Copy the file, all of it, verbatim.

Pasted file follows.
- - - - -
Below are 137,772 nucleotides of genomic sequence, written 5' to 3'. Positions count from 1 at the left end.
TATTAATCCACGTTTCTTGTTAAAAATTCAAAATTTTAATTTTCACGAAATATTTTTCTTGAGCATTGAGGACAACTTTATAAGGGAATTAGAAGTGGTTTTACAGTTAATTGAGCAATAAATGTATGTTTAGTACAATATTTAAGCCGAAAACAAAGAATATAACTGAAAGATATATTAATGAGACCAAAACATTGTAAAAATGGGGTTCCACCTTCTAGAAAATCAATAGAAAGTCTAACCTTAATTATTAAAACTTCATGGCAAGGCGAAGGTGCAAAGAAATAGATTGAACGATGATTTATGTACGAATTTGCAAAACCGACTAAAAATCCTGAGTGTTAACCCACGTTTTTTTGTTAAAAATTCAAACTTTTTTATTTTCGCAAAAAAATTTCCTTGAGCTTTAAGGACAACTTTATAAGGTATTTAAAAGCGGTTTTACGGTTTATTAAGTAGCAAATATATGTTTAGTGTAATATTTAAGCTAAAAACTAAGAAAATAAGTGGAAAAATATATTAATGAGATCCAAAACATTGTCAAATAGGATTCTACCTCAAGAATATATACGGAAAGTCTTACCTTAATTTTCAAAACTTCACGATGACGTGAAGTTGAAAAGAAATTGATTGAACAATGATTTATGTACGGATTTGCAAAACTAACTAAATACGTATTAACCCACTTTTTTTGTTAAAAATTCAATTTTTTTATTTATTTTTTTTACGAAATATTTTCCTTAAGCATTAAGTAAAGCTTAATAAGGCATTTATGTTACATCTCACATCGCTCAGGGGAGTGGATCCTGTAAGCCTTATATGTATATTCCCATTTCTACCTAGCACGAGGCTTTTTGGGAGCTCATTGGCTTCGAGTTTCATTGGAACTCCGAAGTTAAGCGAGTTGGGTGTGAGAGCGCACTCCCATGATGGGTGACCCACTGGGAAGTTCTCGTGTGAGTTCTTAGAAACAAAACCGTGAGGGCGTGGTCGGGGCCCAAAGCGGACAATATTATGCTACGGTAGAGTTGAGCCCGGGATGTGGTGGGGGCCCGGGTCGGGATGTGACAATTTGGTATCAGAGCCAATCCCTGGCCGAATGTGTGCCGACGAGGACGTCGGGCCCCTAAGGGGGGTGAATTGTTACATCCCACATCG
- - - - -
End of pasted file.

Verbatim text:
Below are 137,772 nucleotides of genomic sequence, written 5' to 3'. Positions count from 1 at the left end.
TATTAATCCACGTTTCTTGTTAAAAATTCAAAATTTTAATTTTCACGAAATATTTTTCTTGAGCATTGAGGACAACTTTATAAGGGAATTAGAAGTGGTTTTACAGTTAATTGAGCAATAAATGTATGTTTAGTACAATATTTAAGCCGAAAACAAAGAATATAACTGAAAGATATATTAATGAGACCAAAACATTGTAAAAATGGGGTTCCACCTTCTAGAAAATCAATAGAAAGTCTAACCTTAATTATTAAAACTTCATGGCAAGGCGAAGGTGCAAAGAAATAGATTGAACGATGATTTATGTACGAATTTGCAAAACCGACTAAAAATCCTGAGTGTTAACCCACGTTTTTTTGTTAAAAATTCAAACTTTTTTATTTTCGCAAAAAAATTTCCTTGAGCTTTAAGGACAACTTTATAAGGTATTTAAAAGCGGTTTTACGGTTTATTAAGTAGCAAATATATGTTTAGTGTAATATTTAAGCTAAAAACTAAGAAAATAAGTGGAAAAATATATTAATGAGATCCAAAACATTGTCAAATAGGATTCTACCTCAAGAATATATACGGAAAGTCTTACCTTAATTTTCAAAACTTCACGATGACGTGAAGTTGAAAAGAAATTGATTGAACAATGATTTATGTACGGATTTGCAAAACTAACTAAATACGTATTAACCCACTTTTTTTGTTAAAAATTCAATTTTTTTATTTATTTTTTTTACGAAATATTTTCCTTAAGCATTAAGTAAAGCTTAATAAGGCATTTATGTTACATCTCACATCGCTCAGGGGAGTGGATCCTGTAAGCCTTATATGTATATTCCCATTTCTACCTAGCACGAGGCTTTTTGGGAGCTCATTGGCTTCGAGTTTCATTGGAACTCCGAAGTTAAGCGAGTTGGGTGTGAGAGCGCACTCCCATGATGGGTGACCCACTGGGAAGTTCTCGTGTGAGTTCTTAGAAACAAAACCGTGAGGGCGTGGTCGGGGCCCAAAGCGGACAATATTATGCTACGGTAGAGTTGAGCCCGGGATGTGGTGGGGGCCCGGGTCGGGATGTGACAATTTGGTATCAGAGCCAATCCCTGGCCGAATGTGTGCCGACGAGGACGTCGGGCCCCTAAGGGGGGTGAATTGTTACATCCCACATCG